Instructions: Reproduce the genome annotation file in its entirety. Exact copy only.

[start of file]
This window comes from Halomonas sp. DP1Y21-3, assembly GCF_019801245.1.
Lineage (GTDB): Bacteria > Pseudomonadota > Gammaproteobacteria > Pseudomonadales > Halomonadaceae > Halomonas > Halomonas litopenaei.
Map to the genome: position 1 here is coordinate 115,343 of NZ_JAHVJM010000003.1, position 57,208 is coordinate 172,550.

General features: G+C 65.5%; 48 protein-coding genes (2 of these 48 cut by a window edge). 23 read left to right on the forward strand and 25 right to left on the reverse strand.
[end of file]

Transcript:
This window comes from Halomonas sp. DP1Y21-3, assembly GCF_019801245.1.
Lineage (GTDB): Bacteria > Pseudomonadota > Gammaproteobacteria > Pseudomonadales > Halomonadaceae > Halomonas > Halomonas litopenaei.
Map to the genome: position 1 here is coordinate 115,343 of NZ_JAHVJM010000003.1, position 57,208 is coordinate 172,550.

General features: G+C 65.5%; 48 protein-coding genes (2 of these 48 cut by a window edge). 23 read left to right on the forward strand and 25 right to left on the reverse strand.